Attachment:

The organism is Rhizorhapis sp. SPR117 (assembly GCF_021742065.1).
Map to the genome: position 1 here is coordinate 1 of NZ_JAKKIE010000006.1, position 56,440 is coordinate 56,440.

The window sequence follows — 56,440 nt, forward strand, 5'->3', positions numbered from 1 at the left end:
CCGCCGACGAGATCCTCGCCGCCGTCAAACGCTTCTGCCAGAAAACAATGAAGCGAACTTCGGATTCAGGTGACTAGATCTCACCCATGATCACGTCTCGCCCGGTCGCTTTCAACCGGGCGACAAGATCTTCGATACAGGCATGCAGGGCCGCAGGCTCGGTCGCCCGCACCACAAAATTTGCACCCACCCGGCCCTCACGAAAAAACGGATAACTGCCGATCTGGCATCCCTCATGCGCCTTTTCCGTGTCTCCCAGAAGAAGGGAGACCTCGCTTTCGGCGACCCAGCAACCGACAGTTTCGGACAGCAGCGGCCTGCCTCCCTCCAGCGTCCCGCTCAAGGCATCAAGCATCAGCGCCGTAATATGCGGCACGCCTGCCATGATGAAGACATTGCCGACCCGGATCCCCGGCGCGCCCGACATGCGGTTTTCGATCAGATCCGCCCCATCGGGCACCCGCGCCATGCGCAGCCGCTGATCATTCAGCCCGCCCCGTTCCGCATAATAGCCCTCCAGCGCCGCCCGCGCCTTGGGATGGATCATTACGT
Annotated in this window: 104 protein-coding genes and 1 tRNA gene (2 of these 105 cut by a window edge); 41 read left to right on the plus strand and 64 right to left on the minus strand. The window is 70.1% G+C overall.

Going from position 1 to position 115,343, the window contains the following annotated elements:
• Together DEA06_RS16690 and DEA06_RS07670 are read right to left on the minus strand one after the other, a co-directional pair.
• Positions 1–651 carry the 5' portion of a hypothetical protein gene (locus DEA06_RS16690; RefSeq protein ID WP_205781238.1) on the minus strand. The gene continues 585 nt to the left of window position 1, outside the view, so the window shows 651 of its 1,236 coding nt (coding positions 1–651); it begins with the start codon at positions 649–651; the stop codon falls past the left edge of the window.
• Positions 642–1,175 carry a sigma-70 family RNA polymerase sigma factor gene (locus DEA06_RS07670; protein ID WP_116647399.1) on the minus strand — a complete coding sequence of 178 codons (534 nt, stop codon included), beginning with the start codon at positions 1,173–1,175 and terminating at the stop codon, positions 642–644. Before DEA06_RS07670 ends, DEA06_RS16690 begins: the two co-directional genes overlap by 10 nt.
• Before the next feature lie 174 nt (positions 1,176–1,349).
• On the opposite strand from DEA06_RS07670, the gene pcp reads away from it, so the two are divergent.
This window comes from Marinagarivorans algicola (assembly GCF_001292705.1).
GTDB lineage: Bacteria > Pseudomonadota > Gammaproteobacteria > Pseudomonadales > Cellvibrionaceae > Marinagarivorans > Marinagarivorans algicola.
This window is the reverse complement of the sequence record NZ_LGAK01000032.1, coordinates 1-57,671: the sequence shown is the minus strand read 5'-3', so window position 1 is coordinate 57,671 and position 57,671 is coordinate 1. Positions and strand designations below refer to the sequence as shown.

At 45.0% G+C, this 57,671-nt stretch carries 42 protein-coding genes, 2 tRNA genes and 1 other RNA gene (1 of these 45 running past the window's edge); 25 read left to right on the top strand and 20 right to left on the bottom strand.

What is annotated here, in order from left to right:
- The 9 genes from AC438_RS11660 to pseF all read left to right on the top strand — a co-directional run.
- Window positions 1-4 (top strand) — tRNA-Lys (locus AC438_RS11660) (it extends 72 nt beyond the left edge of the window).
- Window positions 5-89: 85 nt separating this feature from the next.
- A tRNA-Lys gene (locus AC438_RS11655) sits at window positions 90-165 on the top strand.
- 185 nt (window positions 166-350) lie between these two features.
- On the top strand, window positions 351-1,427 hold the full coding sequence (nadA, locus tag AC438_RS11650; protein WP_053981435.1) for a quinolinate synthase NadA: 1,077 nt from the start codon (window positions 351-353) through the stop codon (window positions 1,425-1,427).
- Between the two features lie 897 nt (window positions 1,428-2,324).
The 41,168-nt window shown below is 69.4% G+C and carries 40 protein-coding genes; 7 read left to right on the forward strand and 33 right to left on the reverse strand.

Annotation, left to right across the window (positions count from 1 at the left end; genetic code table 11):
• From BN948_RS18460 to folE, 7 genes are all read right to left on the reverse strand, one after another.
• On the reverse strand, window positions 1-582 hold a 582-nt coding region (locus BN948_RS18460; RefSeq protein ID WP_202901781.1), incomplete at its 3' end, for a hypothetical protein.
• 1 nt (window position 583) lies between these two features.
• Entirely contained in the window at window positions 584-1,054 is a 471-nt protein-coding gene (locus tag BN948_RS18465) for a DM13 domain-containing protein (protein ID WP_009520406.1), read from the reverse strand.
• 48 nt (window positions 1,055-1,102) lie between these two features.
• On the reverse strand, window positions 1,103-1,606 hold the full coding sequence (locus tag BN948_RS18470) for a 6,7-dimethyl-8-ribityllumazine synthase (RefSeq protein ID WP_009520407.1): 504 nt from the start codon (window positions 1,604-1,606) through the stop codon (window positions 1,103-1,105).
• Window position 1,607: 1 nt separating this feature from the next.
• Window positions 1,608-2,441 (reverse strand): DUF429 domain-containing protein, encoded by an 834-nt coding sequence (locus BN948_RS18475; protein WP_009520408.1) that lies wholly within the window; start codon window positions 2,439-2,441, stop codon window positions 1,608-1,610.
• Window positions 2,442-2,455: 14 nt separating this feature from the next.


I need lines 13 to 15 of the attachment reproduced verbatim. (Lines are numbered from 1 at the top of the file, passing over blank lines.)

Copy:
GTDB lineage: Bacteria > Pseudomonadota > Gammaproteobacteria > Pseudomonadales > Cellvibrionaceae > Marinagarivorans > Marinagarivorans algicola.
This window is the reverse complement of the sequence record NZ_LGAK01000032.1, coordinates 1-57,671: the sequence shown is the minus strand read 5'-3', so window position 1 is coordinate 57,671 and position 57,671 is coordinate 1. Positions and strand designations below refer to the sequence as shown.

At 45.0% G+C, this 57,671-nt stretch carries 42 protein-coding genes, 2 tRNA genes and 1 other RNA gene (1 of these 45 running past the window's edge); 25 read left to right on the top strand and 20 right to left on the bottom strand.